Savvy Money
By Kim Sponem

I love the holidays but I can go a little overboard spending on gifts and entertaining. How can I spend less this year? 

The holidays are all about generosity, not to be confused with overspending, and traditions, not to be confused with an inability to make changes that reflect our current financial lives. We can be generous and honor our traditions while curbing overspending, and the stress that comes with it, with some thoughtfulness and planning. Here are some specific techniques that have helped some of our members avoid overspending for the holidays:

    • Make all or some of your gifts. Whether it’s your own salsa, a baked good or a piece of art, a gift you make is especially meaningful. We often cite that making gifts can cut down on spending, but of course making gifts is not “free,” so be careful about the cost of that too and factor it in your spending if you go that route.
    • Plan spending. Make a list of those you’ll be giving gifts and assign each a dollar amount. Add it up. Adjust as needed, and then stick to the plan. I’m a big fan of dividing money into buckets. I have several buckets of savings that include: vacation, holidays/gifts, long-term expenses (greater than 12 months), short-term expenses (less than 12 months), giving, etc.

I like the holiday/gift category because holiday time is not the only time gift buying can go overboard. Birthdays, showers, weddings and anniversaries—all these occasions throughout the year can add up and throw off your budget. Putting aside dollars each paycheck and then not spending more than what is in your holiday/gift bucket will keep you on track.

    • Shift your expectations.  Bigger is not always better, and neither is sticking to habits that aren’t working for your financial wellness. “We’ve always spent $X for the holidays” is not a good reason to spend $X, especially as your finances can fluctuate from year to year. Have a conversation before the holidays with loved ones to reset expectations regarding gift giving as needed. And if one of your family members approaches you, be flexible. It takes courage to bring up finances.
    • Be thoughtful. Rushing to a store for a gift can lead to impulse spending and, sometimes, a gift that is not a great fit. Often a small thoughtful gift that represents the recipient’s interests or needs is better than an expensive gift that doesn’t.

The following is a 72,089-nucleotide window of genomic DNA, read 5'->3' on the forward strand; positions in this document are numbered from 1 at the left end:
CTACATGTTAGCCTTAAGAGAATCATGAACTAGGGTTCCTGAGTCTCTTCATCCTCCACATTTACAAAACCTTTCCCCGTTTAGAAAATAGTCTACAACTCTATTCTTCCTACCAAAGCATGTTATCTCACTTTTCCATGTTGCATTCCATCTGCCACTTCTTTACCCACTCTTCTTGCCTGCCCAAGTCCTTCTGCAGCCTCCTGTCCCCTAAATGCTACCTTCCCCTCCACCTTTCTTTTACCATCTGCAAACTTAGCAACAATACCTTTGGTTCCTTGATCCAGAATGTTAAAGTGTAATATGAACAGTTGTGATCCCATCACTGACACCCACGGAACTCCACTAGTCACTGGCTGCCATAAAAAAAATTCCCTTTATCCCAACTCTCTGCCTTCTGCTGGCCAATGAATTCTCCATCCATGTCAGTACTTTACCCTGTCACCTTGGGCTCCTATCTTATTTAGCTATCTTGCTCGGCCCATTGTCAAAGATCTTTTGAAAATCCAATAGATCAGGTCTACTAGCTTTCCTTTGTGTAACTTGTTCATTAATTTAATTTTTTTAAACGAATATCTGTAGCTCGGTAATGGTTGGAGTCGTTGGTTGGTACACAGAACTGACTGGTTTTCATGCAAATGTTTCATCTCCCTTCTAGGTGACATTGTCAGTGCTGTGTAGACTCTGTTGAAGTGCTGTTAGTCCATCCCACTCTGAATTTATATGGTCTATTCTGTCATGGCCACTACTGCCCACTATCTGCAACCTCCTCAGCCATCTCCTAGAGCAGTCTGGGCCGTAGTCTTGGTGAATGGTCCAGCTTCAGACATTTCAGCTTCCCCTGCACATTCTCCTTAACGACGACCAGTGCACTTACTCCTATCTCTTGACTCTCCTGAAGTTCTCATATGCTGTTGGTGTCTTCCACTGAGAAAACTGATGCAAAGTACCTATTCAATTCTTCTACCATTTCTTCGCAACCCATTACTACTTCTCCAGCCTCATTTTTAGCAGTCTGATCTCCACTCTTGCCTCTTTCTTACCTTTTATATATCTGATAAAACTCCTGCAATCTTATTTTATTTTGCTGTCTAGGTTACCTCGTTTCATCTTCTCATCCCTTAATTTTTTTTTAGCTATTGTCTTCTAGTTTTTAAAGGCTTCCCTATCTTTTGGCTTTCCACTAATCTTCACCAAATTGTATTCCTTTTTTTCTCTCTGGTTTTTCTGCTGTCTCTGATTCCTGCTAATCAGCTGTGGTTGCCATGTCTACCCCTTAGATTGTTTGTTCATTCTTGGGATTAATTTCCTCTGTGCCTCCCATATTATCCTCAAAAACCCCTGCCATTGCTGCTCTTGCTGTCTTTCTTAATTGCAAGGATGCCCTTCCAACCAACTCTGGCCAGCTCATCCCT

I personally love consumable gifts. So if you were giving me a gift, a consumable would make me happy! (smile). Some people appreciate (and I am one of them) a donation to a nonprofit they care about. Last year our youngest gave his older brother a “coupon” for him to caddy for him for nine holes of golf. This summer, the gift was “paid.” We’ve given my parents a “spring cleaning coupon” before where my three sisters and I all spent a day together deep cleaning.

    • Consider group gifts. You may give a couple or family a game, movie night basket, or the makings of a great dinner they can share together rather than overspending on individual gifts for everyone.
    • Stretch your dollars. Watch for discounted gift cards some retailers offer during the holiday season, and use a credit card with points like Summit’s Visa Rewards card to make your dollars go further.

I hope these tips are helpful to you this year. For next year, consider dividing your expected holiday spending over the year’s paychecks and setting up regular deposits to a special savings account. It will give you a great start for next year.

Kim Sponem is CEO/President of Summit Credit Union, a $2.3 billion, member-owned financial cooperative with more than 147,000 members. Kim has a passion for empowering women to improve their financial well-being for a richer life. Ask Kim your money questions at [email protected].

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